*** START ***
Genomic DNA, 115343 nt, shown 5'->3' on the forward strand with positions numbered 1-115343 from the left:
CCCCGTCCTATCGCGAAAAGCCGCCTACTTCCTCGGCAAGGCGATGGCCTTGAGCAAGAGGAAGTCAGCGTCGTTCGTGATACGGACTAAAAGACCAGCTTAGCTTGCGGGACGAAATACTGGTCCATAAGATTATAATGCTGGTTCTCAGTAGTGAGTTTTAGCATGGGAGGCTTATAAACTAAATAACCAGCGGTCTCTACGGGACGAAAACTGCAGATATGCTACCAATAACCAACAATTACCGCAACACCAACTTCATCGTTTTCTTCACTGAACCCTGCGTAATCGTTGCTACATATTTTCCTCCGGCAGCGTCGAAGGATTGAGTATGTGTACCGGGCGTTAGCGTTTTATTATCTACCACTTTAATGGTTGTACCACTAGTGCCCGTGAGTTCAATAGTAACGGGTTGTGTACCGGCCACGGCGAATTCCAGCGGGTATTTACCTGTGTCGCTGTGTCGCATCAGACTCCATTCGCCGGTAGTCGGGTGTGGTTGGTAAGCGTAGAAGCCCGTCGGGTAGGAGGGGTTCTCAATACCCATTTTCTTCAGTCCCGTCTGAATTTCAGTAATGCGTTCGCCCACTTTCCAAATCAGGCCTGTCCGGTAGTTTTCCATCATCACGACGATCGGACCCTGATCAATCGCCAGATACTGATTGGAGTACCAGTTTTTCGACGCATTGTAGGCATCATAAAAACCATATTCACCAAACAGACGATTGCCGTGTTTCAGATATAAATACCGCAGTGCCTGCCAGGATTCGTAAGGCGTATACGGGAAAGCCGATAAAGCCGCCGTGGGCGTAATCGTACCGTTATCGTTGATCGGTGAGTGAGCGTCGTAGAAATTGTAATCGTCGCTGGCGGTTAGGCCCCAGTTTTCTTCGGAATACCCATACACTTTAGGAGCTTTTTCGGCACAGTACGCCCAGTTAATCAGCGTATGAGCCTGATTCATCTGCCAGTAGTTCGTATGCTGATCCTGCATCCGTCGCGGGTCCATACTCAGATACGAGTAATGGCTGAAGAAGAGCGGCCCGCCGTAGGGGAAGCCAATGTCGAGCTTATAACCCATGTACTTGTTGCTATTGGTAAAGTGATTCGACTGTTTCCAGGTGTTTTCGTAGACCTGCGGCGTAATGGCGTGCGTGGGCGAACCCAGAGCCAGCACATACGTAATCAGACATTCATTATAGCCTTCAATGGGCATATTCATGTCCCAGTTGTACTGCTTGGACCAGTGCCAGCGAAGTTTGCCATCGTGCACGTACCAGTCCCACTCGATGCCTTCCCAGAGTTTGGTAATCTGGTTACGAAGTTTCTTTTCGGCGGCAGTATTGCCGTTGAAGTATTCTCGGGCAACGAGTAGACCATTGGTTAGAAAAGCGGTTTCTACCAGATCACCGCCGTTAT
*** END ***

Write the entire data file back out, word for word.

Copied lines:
Genomic DNA, 115343 nt, shown 5'->3' on the forward strand with positions numbered 1-115343 from the left:
CCCCGTCCTATCGCGAAAAGCCGCCTACTTCCTCGGCAAGGCGATGGCCTTGAGCAAGAGGAAGTCAGCGTCGTTCGTGATACGGACTAAAAGACCAGCTTAGCTTGCGGGACGAAATACTGGTCCATAAGATTATAATGCTGGTTCTCAGTAGTGAGTTTTAGCATGGGAGGCTTATAAACTAAATAACCAGCGGTCTCTACGGGACGAAAACTGCAGATATGCTACCAATAACCAACAATTACCGCAACACCAACTTCATCGTTTTCTTCACTGAACCCTGCGTAATCGTTGCTACATATTTTCCTCCGGCAGCGTCGAAGGATTGAGTATGTGTACCGGGCGTTAGCGTTTTATTATCTACCACTTTAATGGTTGTACCACTAGTGCCCGTGAGTTCAATAGTAACGGGTTGTGTACCGGCCACGGCGAATTCCAGCGGGTATTTACCTGTGTCGCTGTGTCGCATCAGACTCCATTCGCCGGTAGTCGGGTGTGGTTGGTAAGCGTAGAAGCCCGTCGGGTAGGAGGGGTTCTCAATACCCATTTTCTTCAGTCCCGTCTGAATTTCAGTAATGCGTTCGCCCACTTTCCAAATCAGGCCTGTCCGGTAGTTTTCCATCATCACGACGATCGGACCCTGATCAATCGCCAGATACTGATTGGAGTACCAGTTTTTCGACGCATTGTAGGCATCATAAAAACCATATTCACCAAACAGACGATTGCCGTGTTTCAGATATAAATACCGCAGTGCCTGCCAGGATTCGTAAGGCGTATACGGGAAAGCCGATAAAGCCGCCGTGGGCGTAATCGTACCGTTATCGTTGATCGGTGAGTGAGCGTCGTAGAAATTGTAATCGTCGCTGGCGGTTAGGCCCCAGTTTTCTTCGGAATACCCATACACTTTAGGAGCTTTTTCGGCACAGTACGCCCAGTTAATCAGCGTATGAGCCTGATTCATCTGCCAGTAGTTCGTATGCTGATCCTGCATCCGTCGCGGGTCCATACTCAGATACGAGTAATGGCTGAAGAAGAGCGGCCCGCCGTAGGGGAAGCCAATGTCGAGCTTATAACCCATGTACTTGTTGCTATTGGTAAAGTGATTCGACTGTTTCCAGGTGTTTTCGTAGACCTGCGGCGTAATGGCGTGCGTGGGCGAACCCAGAGCCAGCACATACGTAATCAGACATTCATTATAGCCTTCAATGGGCATATTCATGTCCCAGTTGTACTGCTTGGACCAGTGCCAGCGAAGTTTGCCATCGTGCACGTACCAGTCCCACTCGATGCCTTCCCAGAGTTTGGTAATCTGGTTACGAAGTTTCTTTTCGGCGGCAGTATTGCCGTTGAAGTATTCTCGGGCAACGAGTAGACCATTGGTTAGAAAAGCGGTTTCTACCAGATCACCGCCGTTAT